Aaron Zimmerman presents a new pragmatist account of belief, in terms of information poised to guide our more attentive, controlled actions. And he explores the consequences of this account for our understanding of the relation between psychology and philosophy, the mind and brain, the nature of delusion, faith, pretence, racism, and more.
Neo-Cartesian approaches to belief place greater evidential weight on a subject's introspective judgments than do neo-behaviorist accounts. As a result, the two views differ on whether our absent-minded and weak-willed actions are guided by belief. I argue that simulationist accounts of the concept of belief are committed to neo-Cartesianism, and, though the conceptual and empirical issues that arise are inextricably intertwined, I discuss experimental results that should point theory-theorists in that direction as well. Belief is even less closely connected to (...) behaviour than most contemporary functionalists allow. (shrink)
Constitutivist accounts of self-knowledge argue that a noncontingent, conceptual relation holds between our first-order mental states and our introspective awareness of them. I explicate a constitutivist account of our knowledge of our own beliefs and defend it against criticisms recently raised by Christopher Peacocke. According to Peacocke, constitutivism says that our second-order introspective beliefs are groundless. I show that Peacocke’s arguments apply to reliabilism not to constitutivism per se, and that by adopting a functionalist account of direct accessibility a constitutivist (...) can avoid reliabilism. I then argue that the resulting view is preferable to Peacocke’s own account of self-knowledge. (shrink)
Recent years have brought relativistic accounts of knowledge, first-person belief, and future contingents to prominence. I discuss these views, distinguish non-trivial from trivial forms of relativism, and then argue against relativism in all of its substantive varieties.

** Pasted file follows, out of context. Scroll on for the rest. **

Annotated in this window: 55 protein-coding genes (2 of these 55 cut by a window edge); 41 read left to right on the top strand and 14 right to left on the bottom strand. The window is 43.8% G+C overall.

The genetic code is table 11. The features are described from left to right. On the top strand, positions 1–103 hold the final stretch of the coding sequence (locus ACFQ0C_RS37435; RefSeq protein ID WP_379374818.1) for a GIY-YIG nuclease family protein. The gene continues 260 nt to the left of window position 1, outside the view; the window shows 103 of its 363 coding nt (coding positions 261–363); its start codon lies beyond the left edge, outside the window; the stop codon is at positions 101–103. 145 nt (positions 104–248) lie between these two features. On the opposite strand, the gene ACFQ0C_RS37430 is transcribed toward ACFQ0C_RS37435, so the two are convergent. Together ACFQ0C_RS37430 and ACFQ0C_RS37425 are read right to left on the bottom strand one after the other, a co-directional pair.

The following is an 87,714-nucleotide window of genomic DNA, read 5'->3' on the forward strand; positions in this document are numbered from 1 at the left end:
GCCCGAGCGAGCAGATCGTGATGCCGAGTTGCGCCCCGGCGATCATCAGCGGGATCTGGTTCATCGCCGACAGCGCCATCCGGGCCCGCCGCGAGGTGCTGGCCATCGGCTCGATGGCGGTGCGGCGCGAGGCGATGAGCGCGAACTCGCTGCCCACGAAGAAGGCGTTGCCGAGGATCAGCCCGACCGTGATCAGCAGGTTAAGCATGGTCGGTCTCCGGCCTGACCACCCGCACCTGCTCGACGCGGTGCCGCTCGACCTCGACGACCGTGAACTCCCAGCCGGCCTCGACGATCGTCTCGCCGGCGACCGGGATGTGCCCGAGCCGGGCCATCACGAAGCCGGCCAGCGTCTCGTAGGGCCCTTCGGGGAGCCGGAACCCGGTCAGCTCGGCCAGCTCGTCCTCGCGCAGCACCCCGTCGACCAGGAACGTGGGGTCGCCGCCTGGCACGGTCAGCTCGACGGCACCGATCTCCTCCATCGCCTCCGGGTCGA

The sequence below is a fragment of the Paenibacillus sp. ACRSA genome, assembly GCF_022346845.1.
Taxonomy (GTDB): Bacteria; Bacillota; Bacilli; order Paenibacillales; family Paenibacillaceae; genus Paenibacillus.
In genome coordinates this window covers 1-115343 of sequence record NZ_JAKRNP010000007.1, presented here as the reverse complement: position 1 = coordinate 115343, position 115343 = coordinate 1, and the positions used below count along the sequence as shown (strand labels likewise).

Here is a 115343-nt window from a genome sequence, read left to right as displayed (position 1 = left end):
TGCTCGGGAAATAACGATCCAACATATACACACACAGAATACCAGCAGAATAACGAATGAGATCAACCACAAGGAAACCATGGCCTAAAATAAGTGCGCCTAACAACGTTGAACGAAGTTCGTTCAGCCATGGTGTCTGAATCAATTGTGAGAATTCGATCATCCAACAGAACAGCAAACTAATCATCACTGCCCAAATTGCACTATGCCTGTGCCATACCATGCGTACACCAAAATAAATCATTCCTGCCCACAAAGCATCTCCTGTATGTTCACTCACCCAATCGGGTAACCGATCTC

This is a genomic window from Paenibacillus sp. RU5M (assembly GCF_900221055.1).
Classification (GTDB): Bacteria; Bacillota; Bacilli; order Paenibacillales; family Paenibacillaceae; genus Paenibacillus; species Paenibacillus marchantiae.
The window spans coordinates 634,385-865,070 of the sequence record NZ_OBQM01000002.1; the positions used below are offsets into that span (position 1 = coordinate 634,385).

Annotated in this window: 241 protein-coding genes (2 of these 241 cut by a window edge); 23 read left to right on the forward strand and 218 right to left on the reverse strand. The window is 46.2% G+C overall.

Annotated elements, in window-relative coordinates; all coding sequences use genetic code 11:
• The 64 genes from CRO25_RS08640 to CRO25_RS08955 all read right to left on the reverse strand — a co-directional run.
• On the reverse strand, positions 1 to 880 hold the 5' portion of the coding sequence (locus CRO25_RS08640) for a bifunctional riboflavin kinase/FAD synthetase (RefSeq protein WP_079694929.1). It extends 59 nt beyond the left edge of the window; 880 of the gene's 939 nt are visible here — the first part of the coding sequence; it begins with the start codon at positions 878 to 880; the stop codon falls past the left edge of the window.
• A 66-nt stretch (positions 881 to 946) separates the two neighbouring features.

Recent philosophical discussions of self-knowledge have focused on basic cases: our knowledge of our own thoughts, beliefs, sensations, experiences, preferences, and intentions. Empiricists argue that we acquire this sort of self-knowledge through inner perception; rationalists assign basic self-knowledge an even more secure source in reason and conceptual understanding. I try to split the difference. Although our knowledge of our own beliefs and thoughts is conceptually insured, our knowledge of our experiences is relevantly like our perceptual knowledge of the external world.
Jordi Fernandez has recently offered an interesting account of introspective justification according to which the very states that (subjectively) justify one's first-order belief that p justify one's second order belief that one believes that p. I provide two objections to Fernandez's account.
Ordinary thinking about morality and rationality is inconsistent. To arrive at a view of morality that is as faithful to common thought as consistency will allow we must admit that it is not always irrational to knowingly act against the weight of reasons.